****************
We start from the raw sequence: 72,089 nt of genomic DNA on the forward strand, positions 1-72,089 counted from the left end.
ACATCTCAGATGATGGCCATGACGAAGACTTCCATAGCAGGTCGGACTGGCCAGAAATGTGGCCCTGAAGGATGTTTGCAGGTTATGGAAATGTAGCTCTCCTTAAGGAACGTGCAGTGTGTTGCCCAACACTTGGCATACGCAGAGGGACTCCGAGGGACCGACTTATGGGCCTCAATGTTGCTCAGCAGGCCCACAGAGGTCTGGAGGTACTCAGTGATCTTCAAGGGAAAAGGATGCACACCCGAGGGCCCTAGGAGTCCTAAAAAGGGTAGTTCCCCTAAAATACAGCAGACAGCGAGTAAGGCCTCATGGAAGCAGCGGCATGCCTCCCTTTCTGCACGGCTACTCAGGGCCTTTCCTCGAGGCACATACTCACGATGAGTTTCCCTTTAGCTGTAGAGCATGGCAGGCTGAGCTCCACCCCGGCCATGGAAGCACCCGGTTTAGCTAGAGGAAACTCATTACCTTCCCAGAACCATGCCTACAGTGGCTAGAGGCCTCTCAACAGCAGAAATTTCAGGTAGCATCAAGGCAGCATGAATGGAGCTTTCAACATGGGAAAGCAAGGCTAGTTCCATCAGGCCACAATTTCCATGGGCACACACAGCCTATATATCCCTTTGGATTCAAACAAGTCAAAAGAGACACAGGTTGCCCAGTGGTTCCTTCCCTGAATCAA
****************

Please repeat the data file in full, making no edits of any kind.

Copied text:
We start from the raw sequence: 72,089 nt of genomic DNA on the forward strand, positions 1-72,089 counted from the left end.
ACATCTCAGATGATGGCCATGACGAAGACTTCCATAGCAGGTCGGACTGGCCAGAAATGTGGCCCTGAAGGATGTTTGCAGGTTATGGAAATGTAGCTCTCCTTAAGGAACGTGCAGTGTGTTGCCCAACACTTGGCATACGCAGAGGGACTCCGAGGGACCGACTTATGGGCCTCAATGTTGCTCAGCAGGCCCACAGAGGTCTGGAGGTACTCAGTGATCTTCAAGGGAAAAGGATGCACACCCGAGGGCCCTAGGAGTCCTAAAAAGGGTAGTTCCCCTAAAATACAGCAGACAGCGAGTAAGGCCTCATGGAAGCAGCGGCATGCCTCCCTTTCTGCACGGCTACTCAGGGCCTTTCCTCGAGGCACATACTCACGATGAGTTTCCCTTTAGCTGTAGAGCATGGCAGGCTGAGCTCCACCCCGGCCATGGAAGCACCCGGTTTAGCTAGAGGAAACTCATTACCTTCCCAGAACCATGCCTACAGTGGCTAGAGGCCTCTCAACAGCAGAAATTTCAGGTAGCATCAAGGCAGCATGAATGGAGCTTTCAACATGGGAAAGCAAGGCTAGTTCCATCAGGCCACAATTTCCATGGGCACACACAGCCTATATATCCCTTTGGATTCAAACAAGTCAAAAGAGACACAGGTTGCCCAGTGGTTCCTTCCCTGAATCAA